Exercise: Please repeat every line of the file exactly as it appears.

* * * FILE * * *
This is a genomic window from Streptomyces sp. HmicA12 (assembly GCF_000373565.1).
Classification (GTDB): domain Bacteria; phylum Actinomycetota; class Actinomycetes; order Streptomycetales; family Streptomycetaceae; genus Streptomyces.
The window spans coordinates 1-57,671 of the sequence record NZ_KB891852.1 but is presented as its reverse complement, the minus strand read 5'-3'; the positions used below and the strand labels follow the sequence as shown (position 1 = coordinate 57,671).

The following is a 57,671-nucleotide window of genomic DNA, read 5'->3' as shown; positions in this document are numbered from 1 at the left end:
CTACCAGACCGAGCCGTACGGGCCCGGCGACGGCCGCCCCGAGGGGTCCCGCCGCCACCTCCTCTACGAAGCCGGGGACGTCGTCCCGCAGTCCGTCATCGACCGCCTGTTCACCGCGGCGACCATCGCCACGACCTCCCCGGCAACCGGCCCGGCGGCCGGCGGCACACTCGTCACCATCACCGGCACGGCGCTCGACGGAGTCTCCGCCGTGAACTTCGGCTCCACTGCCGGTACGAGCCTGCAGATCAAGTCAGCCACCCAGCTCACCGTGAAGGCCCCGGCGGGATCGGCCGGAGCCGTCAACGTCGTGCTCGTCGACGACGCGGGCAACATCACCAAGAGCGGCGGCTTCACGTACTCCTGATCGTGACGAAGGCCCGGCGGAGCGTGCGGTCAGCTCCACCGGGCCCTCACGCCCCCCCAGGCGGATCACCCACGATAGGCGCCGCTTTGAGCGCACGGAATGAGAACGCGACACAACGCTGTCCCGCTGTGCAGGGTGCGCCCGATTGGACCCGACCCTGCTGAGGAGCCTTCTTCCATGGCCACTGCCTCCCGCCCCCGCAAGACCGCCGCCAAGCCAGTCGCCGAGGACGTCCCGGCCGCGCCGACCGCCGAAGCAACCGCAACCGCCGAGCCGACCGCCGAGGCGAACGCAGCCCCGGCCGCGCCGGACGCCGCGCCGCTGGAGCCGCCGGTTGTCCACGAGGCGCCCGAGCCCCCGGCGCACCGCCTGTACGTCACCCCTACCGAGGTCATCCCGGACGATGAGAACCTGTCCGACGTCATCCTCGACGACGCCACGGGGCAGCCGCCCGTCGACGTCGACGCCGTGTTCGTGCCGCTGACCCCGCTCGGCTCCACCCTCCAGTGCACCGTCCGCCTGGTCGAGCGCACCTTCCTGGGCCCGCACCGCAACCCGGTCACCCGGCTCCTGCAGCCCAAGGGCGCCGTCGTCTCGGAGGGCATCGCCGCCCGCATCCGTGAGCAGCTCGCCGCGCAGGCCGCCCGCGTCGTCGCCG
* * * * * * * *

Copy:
This is a genomic window from Streptomyces sp. HmicA12 (assembly GCF_000373565.1).
Classification (GTDB): domain Bacteria; phylum Actinomycetota; class Actinomycetes; order Streptomycetales; family Streptomycetaceae; genus Streptomyces.
The window spans coordinates 1-57,671 of the sequence record NZ_KB891852.1 but is presented as its reverse complement, the minus strand read 5'-3'; the positions used below and the strand labels follow the sequence as shown (position 1 = coordinate 57,671).

The following is a 57,671-nucleotide window of genomic DNA, read 5'->3' as shown; positions in this document are numbered from 1 at the left end:
CTACCAGACCGAGCCGTACGGGCCCGGCGACGGCCGCCCCGAGGGGTCCCGCCGCCACCTCCTCTACGAAGCCGGGGACGTCGTCCCGCAGTCCGTCATCGACCGCCTGTTCACCGCGGCGACCATCGCCACGACCTCCCCGGCAACCGGCCCGGCGGCCGGCGGCACACTCGTCACCATCACCGGCACGGCGCTCGACGGAGTCTCCGCCGTGAACTTCGGCTCCACTGCCGGTACGAGCCTGCAGATCAAGTCAGCCACCCAGCTCACCGTGAAGGCCCCGGCGGGATCGGCCGGAGCCGTCAACGTCGTGCTCGTCGACGACGCGGGCAACATCACCAAGAGCGGCGGCTTCACGTACTCCTGATCGTGACGAAGGCCCGGCGGAGCGTGCGGTCAGCTCCACCGGGCCCTCACGCCCCCCCAGGCGGATCACCCACGATAGGCGCCGCTTTGAGCGCACGGAATGAGAACGCGACACAACGCTGTCCCGCTGTGCAGGGTGCGCCCGATTGGACCCGACCCTGCTGAGGAGCCTTCTTCCATGGCCACTGCCTCCCGCCCCCGCAAGACCGCCGCCAAGCCAGTCGCCGAGGACGTCCCGGCCGCGCCGACCGCCGAAGCAACCGCAACCGCCGAGCCGACCGCCGAGGCGAACGCAGCCCCGGCCGCGCCGGACGCCGCGCCGCTGGAGCCGCCGGTTGTCCACGAGGCGCCCGAGCCCCCGGCGCACCGCCTGTACGTCACCCCTACCGAGGTCATCCCGGACGATGAGAACCTGTCCGACGTCATCCTCGACGACGCCACGGGGCAGCCGCCCGTCGACGTCGACGCCGTGTTCGTGCCGCTGACCCCGCTCGGCTCCACCCTCCAGTGCACCGTCCGCCTGGTCGAGCGCACCTTCCTGGGCCCGCACCGCAACCCGGTCACCCGGCTCCTGCAGCCCAAGGGCGCCGTCGTCTCGGAGGGCATCGCCGCCCGCATCCGTGAGCAGCTCGCCGCGCAGGCCGCCCGCGTCGTCGCCG